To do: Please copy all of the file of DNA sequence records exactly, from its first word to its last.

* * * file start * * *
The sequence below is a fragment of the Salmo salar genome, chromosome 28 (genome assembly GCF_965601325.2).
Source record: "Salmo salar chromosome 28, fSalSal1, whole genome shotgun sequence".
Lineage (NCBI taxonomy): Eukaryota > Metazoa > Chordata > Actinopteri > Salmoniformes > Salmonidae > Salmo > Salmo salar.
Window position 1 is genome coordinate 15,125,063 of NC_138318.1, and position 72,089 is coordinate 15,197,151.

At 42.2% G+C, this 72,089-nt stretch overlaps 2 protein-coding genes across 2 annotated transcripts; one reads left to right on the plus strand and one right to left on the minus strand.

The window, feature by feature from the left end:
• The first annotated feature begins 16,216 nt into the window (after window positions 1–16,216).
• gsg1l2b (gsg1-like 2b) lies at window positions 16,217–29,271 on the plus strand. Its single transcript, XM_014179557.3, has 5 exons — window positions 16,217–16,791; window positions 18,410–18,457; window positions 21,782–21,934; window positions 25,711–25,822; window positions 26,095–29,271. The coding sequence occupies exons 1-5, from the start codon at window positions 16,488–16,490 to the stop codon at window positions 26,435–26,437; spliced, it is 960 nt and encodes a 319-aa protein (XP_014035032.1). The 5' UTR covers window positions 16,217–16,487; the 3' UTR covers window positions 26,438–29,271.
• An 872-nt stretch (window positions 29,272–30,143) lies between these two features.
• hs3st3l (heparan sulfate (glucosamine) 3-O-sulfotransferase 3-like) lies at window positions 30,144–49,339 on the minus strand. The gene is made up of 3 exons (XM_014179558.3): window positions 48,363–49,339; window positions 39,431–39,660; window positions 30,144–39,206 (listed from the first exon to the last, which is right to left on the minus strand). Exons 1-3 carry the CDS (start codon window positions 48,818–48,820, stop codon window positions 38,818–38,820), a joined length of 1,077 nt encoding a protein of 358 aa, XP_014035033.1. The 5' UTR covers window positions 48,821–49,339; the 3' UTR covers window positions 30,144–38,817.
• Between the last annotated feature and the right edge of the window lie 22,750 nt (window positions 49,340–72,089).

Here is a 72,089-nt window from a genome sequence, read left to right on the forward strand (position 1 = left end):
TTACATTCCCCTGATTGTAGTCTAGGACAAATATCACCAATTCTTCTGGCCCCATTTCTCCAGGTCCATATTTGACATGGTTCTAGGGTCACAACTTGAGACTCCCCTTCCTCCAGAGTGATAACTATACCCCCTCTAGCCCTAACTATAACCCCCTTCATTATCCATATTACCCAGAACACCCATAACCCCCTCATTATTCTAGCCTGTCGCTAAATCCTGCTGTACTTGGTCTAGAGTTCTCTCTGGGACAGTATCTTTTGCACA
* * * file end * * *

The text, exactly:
The sequence below is a fragment of the Salmo salar genome, chromosome 28 (genome assembly GCF_965601325.2).
Source record: "Salmo salar chromosome 28, fSalSal1, whole genome shotgun sequence".
Lineage (NCBI taxonomy): Eukaryota > Metazoa > Chordata > Actinopteri > Salmoniformes > Salmonidae > Salmo > Salmo salar.
Window position 1 is genome coordinate 15,125,063 of NC_138318.1, and position 72,089 is coordinate 15,197,151.

At 42.2% G+C, this 72,089-nt stretch overlaps 2 protein-coding genes across 2 annotated transcripts; one reads left to right on the plus strand and one right to left on the minus strand.

The window, feature by feature from the left end:
• The first annotated feature begins 16,216 nt into the window (after window positions 1–16,216).
• gsg1l2b (gsg1-like 2b) lies at window positions 16,217–29,271 on the plus strand. Its single transcript, XM_014179557.3, has 5 exons — window positions 16,217–16,791; window positions 18,410–18,457; window positions 21,782–21,934; window positions 25,711–25,822; window positions 26,095–29,271. The coding sequence occupies exons 1-5, from the start codon at window positions 16,488–16,490 to the stop codon at window positions 26,435–26,437; spliced, it is 960 nt and encodes a 319-aa protein (XP_014035032.1). The 5' UTR covers window positions 16,217–16,487; the 3' UTR covers window positions 26,438–29,271.
• An 872-nt stretch (window positions 29,272–30,143) lies between these two features.
• hs3st3l (heparan sulfate (glucosamine) 3-O-sulfotransferase 3-like) lies at window positions 30,144–49,339 on the minus strand. The gene is made up of 3 exons (XM_014179558.3): window positions 48,363–49,339; window positions 39,431–39,660; window positions 30,144–39,206 (listed from the first exon to the last, which is right to left on the minus strand). Exons 1-3 carry the CDS (start codon window positions 48,818–48,820, stop codon window positions 38,818–38,820), a joined length of 1,077 nt encoding a protein of 358 aa, XP_014035033.1. The 5' UTR covers window positions 48,821–49,339; the 3' UTR covers window positions 30,144–38,817.
• Between the last annotated feature and the right edge of the window lie 22,750 nt (window positions 49,340–72,089).

Here is a 72,089-nt window from a genome sequence, read left to right on the forward strand (position 1 = left end):
TTACATTCCCCTGATTGTAGTCTAGGACAAATATCACCAATTCTTCTGGCCCCATTTCTCCAGGTCCATATTTGACATGGTTCTAGGGTCACAACTTGAGACTCCCCTTCCTCCAGAGTGATAACTATACCCCCTCTAGCCCTAACTATAACCCCCTTCATTATCCATATTACCCAGAACACCCATAACCCCCTCATTATTCTAGCCTGTCGCTAAATCCTGCTGTACTTGGTCTAGAGTTCTCTCTGGGACAGTATCTTTTGCACA